“Okay, fine. I see snow.”
Well, duh. Clearly Morrison wanted more than that. “Snowmobile tracks. I didn’t even know people in Seattle owned snowmobiles. Um. Footprints around the diamond, like people’ve been playing snowball.” I thought that was pretty clever. Snowball, like baseball, only with snow, right? Morrison didn’t laugh. I sighed. Poor, poor put-upon me.
“There are cops, there’s some teenagers over there, there’s-” Actually, there were a lot of cops, now that I was looking. Picked out in dull blue under the gray sky, they worked their way around the baseball diamond and stumped their way through the outfield. “There’s, um.” I frowned. “I don’t hear anything, either. There aren’t any people around. Dead trees….”
“No,” Morrison growled, full of so much tension that I looked over my shoulder at him, feeling my frown turning worried. “What do you see,” he repeated, and suddenly I got it. A drop of ice formed inside my throat and spilled down into my stomach, like drinking cold water on an empty belly. I folded my arms around myself defensively, shaking my head.
“Shit, Morrison, it doesn’t-it doesn’t work like that. I mean, I’m not, like, good enough to make it work, I don’t know how, I don’t want to-”
“God damn it, Walker, what do you see!”
I turned back to the field, stiff as an automaton, my lower lip sucked between my teeth. One of my arms unfolded from around me completely of its own will, hand drifting to rub my sternum through my winter jacket.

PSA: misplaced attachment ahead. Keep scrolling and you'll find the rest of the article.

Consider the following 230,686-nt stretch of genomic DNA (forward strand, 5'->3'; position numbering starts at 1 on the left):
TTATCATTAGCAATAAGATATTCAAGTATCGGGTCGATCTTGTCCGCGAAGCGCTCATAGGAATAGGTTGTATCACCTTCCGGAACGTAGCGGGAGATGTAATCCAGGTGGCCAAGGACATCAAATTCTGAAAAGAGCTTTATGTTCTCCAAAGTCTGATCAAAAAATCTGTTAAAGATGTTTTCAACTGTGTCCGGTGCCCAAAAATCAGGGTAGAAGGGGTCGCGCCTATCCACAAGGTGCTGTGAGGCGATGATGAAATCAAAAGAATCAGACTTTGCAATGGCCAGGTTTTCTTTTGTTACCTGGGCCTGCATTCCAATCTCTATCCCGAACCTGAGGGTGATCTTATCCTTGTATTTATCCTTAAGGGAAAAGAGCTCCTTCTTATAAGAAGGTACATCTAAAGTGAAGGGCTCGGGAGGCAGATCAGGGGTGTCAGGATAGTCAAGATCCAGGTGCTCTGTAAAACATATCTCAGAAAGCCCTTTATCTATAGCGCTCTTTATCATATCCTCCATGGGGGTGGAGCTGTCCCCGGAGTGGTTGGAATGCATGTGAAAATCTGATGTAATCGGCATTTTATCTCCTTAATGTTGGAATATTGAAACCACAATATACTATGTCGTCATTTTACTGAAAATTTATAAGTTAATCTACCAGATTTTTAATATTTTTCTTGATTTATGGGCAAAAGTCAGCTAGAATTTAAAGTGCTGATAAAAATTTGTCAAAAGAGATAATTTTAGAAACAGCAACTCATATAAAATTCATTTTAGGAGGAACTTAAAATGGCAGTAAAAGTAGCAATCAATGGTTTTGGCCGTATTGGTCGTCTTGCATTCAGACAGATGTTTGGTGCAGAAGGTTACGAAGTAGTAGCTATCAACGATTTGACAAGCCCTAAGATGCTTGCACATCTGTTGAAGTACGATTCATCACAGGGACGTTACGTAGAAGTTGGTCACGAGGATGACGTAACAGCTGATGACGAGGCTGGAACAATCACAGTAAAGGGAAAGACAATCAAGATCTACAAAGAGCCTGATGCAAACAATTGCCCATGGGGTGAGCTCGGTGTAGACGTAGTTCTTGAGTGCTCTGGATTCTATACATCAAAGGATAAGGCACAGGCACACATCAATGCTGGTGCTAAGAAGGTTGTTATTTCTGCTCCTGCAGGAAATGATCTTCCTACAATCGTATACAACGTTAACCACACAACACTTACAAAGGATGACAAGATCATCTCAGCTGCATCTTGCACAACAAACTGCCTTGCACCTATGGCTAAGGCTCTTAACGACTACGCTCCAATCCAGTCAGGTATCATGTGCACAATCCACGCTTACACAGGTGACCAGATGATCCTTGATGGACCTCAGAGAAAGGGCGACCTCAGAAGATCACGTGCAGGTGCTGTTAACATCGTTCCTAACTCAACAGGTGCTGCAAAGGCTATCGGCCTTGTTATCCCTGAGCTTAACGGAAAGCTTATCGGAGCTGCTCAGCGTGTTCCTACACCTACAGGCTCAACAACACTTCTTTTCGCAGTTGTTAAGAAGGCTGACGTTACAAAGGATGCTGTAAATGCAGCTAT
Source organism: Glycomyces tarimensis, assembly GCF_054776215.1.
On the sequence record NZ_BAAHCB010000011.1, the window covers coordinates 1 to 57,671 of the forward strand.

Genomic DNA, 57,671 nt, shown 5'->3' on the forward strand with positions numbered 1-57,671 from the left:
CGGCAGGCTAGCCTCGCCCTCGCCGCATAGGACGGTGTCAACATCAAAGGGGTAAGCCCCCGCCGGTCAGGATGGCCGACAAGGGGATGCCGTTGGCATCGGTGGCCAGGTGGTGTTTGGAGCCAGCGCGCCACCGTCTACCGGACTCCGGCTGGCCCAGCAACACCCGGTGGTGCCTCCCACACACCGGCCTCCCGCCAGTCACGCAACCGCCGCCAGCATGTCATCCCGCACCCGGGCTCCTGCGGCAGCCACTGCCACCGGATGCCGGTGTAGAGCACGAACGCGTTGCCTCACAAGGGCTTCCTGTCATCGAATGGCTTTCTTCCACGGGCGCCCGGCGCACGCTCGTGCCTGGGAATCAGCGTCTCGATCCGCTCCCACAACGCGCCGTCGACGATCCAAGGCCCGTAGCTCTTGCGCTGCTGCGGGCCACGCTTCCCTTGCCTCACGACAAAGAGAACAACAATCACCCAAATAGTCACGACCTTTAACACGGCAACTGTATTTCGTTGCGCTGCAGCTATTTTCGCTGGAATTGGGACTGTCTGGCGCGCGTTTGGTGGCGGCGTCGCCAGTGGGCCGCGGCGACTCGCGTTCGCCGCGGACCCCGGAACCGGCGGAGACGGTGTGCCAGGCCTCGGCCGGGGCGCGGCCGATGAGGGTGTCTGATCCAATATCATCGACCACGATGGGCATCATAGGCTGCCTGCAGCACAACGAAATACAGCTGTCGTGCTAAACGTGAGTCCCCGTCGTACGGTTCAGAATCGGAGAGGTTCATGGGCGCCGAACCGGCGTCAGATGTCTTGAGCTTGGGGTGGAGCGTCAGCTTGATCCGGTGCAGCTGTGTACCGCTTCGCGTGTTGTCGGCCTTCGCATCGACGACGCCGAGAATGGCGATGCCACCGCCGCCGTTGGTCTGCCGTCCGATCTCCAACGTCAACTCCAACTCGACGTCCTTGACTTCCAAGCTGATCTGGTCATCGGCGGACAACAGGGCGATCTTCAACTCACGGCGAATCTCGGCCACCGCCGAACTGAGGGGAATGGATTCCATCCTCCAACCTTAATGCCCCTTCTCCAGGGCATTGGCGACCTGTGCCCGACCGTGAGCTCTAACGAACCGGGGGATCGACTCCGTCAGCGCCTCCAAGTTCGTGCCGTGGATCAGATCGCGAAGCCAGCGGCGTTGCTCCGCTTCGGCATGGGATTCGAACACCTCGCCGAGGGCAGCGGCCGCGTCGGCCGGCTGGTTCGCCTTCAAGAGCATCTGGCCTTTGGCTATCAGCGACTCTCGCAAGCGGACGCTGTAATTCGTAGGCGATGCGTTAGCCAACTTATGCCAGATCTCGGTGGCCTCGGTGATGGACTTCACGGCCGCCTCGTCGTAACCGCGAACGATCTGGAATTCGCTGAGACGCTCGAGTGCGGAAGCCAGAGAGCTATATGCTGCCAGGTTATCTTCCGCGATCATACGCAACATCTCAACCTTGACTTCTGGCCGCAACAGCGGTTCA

There was no hole in my breastbone, no scar to suggest there’d ever been one. But I found myself pulling in a very deep breath, trying to rid myself of the memory of a silver blade shoved through my lung and the bubbling, coppery taste of blood at the back of my throat. I’d nearly died eleven weeks ago, and instead found that buried within me was the power to heal myself, and maybe a great deal more. More than one person had called me a shaman since then. I didn’t like it at all.
“I’m not any good at this, Morrison. I don’t know if I can do it on purpose.” My voice was strained and thin, full of reluctance. Morrison didn’t say anything. Once upon a time-not that long ago-the only thing he and I had had in common was a complete disdain for the paranormal and people who believed there were things that went bump in the night. I’d been struggling for the last three months to get back to that place. Back to a world that made sense, where I didn’t feel a coil of bright power burbling in the core of me, waiting to be used. I desperately wanted to believe it had been some kind of peculiar dream. Most days I was able to cling to that.
Morrison was not helping me cling. I could feel the tension in him, not with any extrasensory perceptions, but with how still he was holding himself, and the deliberate steadiness of his breathing. He wasn’t any happier than I was about asking, which perversely made me willing to play ball. I put my teeth together, muttering, “Only you could get me to do this.”
That struck me as being alarmingly accurate. I found myself abruptly eager to do it, so I didn’t have to think about what I’d just said.
Unfortunately, I was at a complete loss as to how to proceed. I’d pulled denial over my head like a blanket the last several weeks. Now that someone was asking me to use my impossible new gifts, I didn’t know where to start.